Familiars are essential to your quest in the PS3 game Ni No Kuni: Wrath of the White Witch. The right familiars can effectively be your sword, your shield, and even you magic. Each familiar genus offers different advantages and the specific creature type has set tricks and abilities. The Milite genus comes in five different variations. All Milites are particularly strong in melee combat due to high attack, accuracy, and evasion. Oliver is the most compatible with this genus and Milites prefer chocolate over all other treats. The following guide to Milite familiars will help you determine which is best for your team.
Bighorns – Bighorns are relatively slow and don’t have any particularly flashy tricks. The Little Bighorn is practically worthless, since it is slower than most other Milites and only has a direct attack tricks. If you upgrade it once, it can learn the Yoo-Hoo trick, which draws the attention of enemies to it. This doesn’t help until you have a second party member, but then it allows your Bighorn to act as a guardian for a weaker ally. If you choose to take advantage of this regularly, you want to devote a lot of treats to increasing the evasion of your Bighorn. The main reason to get a Bighorn is for the final transformation. The Splatterhorn has an area healing trick, a large single target healing trick, and a defense boosting trick. The weakness of the familiar makes it difficult to reach this point, but if you can get a Splatterhorn to level 53, you have a good support familiar with excellent evasion.
Purrloiners – This feline Milite is really good for the early game, but loses effectiveness in the later game. This familiar is very quick in combat and specializes in inflicting negative status effects on the enemy. The basic form can put an enemy to sleep or confuse an enemy, while the first upgrade, a Cutpurrse, can blind an enemy and decrease defense. The flaw with this type of familiar is that the final forms give up most of the status effect abilities. A Puss in Boots can be a very good tanking familiar, but this effectively means you have to increase stats for the creature during early forms that won’t really be helpful until the final form.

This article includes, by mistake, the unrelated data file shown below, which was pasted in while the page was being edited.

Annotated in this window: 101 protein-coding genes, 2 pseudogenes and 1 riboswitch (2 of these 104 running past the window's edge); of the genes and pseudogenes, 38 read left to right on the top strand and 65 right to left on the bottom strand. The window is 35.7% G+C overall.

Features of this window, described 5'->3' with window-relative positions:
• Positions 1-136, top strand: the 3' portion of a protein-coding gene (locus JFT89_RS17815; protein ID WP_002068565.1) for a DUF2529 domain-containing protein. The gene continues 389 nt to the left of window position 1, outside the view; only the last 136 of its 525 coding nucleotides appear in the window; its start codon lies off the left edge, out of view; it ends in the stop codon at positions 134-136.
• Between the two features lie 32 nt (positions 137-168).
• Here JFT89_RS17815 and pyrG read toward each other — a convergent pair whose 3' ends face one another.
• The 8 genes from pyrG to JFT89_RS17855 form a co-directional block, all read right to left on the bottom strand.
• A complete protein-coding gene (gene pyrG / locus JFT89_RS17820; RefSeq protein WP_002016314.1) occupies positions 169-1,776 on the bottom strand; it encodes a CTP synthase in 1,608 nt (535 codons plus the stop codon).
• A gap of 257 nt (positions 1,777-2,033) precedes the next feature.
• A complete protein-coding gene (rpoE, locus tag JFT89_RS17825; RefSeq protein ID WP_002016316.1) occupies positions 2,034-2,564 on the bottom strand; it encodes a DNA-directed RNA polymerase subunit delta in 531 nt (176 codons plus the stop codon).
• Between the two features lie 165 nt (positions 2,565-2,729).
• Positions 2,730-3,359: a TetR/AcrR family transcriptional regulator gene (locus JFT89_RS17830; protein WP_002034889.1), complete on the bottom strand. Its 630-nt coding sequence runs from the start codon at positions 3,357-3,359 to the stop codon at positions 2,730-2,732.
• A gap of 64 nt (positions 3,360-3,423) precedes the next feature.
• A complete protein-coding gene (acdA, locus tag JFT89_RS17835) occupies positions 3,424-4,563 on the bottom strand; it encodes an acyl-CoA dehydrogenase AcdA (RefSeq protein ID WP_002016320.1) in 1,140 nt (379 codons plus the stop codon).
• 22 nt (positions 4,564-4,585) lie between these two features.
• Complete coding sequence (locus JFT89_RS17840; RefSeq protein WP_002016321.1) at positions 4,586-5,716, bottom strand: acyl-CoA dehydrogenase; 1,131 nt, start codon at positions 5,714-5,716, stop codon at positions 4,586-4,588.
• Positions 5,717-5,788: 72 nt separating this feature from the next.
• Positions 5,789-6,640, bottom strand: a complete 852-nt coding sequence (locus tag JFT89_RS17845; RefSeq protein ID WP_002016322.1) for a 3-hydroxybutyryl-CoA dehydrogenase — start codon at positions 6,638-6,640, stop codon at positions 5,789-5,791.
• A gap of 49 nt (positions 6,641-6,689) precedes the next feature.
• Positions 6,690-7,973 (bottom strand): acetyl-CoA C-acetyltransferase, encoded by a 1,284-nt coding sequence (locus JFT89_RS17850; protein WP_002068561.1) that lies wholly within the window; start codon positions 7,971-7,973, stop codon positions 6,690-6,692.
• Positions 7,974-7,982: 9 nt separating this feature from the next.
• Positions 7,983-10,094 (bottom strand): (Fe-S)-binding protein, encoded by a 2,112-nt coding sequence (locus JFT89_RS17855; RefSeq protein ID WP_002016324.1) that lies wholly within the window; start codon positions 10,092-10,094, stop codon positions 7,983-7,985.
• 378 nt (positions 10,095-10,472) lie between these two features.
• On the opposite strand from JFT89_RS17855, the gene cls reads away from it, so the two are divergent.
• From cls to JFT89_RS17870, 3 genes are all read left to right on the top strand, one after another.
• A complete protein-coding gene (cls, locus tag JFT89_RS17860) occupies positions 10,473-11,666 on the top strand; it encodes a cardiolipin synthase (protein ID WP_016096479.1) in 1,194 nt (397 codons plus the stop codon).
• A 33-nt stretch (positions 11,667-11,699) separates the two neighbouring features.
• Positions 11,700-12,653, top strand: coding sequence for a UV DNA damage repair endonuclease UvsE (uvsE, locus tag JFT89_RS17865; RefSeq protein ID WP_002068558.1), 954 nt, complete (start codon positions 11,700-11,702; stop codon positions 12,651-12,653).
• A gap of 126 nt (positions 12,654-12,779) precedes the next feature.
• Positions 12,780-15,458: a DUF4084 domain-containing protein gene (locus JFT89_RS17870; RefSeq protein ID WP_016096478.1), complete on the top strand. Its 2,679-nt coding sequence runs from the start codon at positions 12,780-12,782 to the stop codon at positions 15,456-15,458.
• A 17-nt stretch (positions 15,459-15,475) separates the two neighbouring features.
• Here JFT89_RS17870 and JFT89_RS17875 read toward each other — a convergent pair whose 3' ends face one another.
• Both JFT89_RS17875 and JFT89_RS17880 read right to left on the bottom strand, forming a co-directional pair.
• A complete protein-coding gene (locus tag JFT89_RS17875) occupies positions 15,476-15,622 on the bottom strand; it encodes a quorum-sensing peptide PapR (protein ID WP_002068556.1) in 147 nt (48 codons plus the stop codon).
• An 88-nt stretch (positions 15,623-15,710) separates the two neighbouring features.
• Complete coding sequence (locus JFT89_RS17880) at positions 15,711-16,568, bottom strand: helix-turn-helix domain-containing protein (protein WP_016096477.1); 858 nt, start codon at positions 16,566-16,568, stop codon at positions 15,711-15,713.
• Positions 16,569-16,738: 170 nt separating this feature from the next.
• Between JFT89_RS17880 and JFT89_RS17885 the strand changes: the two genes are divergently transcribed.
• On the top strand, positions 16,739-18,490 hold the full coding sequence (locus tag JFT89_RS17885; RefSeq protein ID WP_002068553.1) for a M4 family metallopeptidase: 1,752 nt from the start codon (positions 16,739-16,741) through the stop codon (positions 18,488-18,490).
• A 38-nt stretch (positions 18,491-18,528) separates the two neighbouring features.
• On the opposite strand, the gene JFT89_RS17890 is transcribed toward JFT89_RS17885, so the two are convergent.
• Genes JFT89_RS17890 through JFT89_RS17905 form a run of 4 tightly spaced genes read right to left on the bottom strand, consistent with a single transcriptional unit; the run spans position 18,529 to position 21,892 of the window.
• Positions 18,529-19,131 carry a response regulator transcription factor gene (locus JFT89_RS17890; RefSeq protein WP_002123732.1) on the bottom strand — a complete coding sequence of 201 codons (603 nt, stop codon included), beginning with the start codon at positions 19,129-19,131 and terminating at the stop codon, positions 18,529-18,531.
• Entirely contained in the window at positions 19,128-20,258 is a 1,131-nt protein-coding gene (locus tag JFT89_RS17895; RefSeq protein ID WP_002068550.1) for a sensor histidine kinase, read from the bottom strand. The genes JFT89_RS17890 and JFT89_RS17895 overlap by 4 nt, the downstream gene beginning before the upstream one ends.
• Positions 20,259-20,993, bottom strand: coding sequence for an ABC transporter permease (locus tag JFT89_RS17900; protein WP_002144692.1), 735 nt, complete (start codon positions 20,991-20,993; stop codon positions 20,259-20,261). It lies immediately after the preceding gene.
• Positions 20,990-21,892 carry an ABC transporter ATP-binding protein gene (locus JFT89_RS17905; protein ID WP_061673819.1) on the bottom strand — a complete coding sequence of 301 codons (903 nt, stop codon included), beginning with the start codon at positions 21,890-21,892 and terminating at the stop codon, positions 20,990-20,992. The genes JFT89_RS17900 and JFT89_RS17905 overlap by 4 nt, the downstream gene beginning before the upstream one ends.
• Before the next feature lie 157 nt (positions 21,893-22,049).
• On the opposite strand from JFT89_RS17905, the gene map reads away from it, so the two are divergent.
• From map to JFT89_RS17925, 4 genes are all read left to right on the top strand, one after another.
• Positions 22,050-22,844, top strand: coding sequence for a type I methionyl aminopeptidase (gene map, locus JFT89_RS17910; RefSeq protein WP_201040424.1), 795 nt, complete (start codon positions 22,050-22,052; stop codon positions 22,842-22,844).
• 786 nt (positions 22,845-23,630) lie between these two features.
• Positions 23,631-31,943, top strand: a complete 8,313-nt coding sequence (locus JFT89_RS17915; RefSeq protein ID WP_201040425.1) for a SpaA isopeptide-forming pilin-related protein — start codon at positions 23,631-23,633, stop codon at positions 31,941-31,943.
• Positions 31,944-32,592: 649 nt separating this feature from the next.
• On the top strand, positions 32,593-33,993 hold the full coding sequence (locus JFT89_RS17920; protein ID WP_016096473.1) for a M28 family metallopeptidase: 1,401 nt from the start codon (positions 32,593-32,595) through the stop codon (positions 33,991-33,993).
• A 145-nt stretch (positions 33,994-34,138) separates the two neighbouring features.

Goblins – The Goblins are almost entirely without value as a familiar. They are simply too slow in battle. This may not seem like a huge detriment, but slow battle speed gives a massive advantage to the enemy. Even upgraded, all variants of this familiar are woefully slow. The one redeeming value of this type of Milite is the Ray of Life power that a Gobspeed gets at level 36. This heals an ally of all negative status effects. If you have no other familiar that can remove status effects, it isn’t terrible to keep this one in reserve during most battles.
Mites – Mites combine modest speed with good early attack stats, making them particularly good as a front line fighter. All of the tricks of a Mite are simply improved attacks, though it can learn the War Cry trick eventually to improve attack rating. Since you start the game with a Mite, you can learn this early and use it at the start of most boss battles. Both of the final forms of this familiar, the Mermite and the Dynamite, learn a trick that draws the attention of enemies. But, the Mermite is, quite definitively, a lot better. It gains both Soul Shield and Smoke Bomb tricks, which increase ally defense and decrease enemy defense respectively, which simply makes it the better tank. This is easily one of your best choices for a well rounded Milite familiar.
Hurlies – As slow as the Goblins are, the Hurlies are even slower. They actually slow down as they upgrade in form. A slightly higher stamina helps to slightly make up for this flaw, but that really only makes the Hurly roughly as good as a Goblin. In the early game they make for moderately good tanks, but slow speed kills you as the game progresses. Adding to the frustration, the final forms of a Hurly are only available through metamorphosis. Thus, if you do decide you want one, you need to actually level a weaker version to that point. There is basically nothing you can get from this genus that you can’t get from another genus.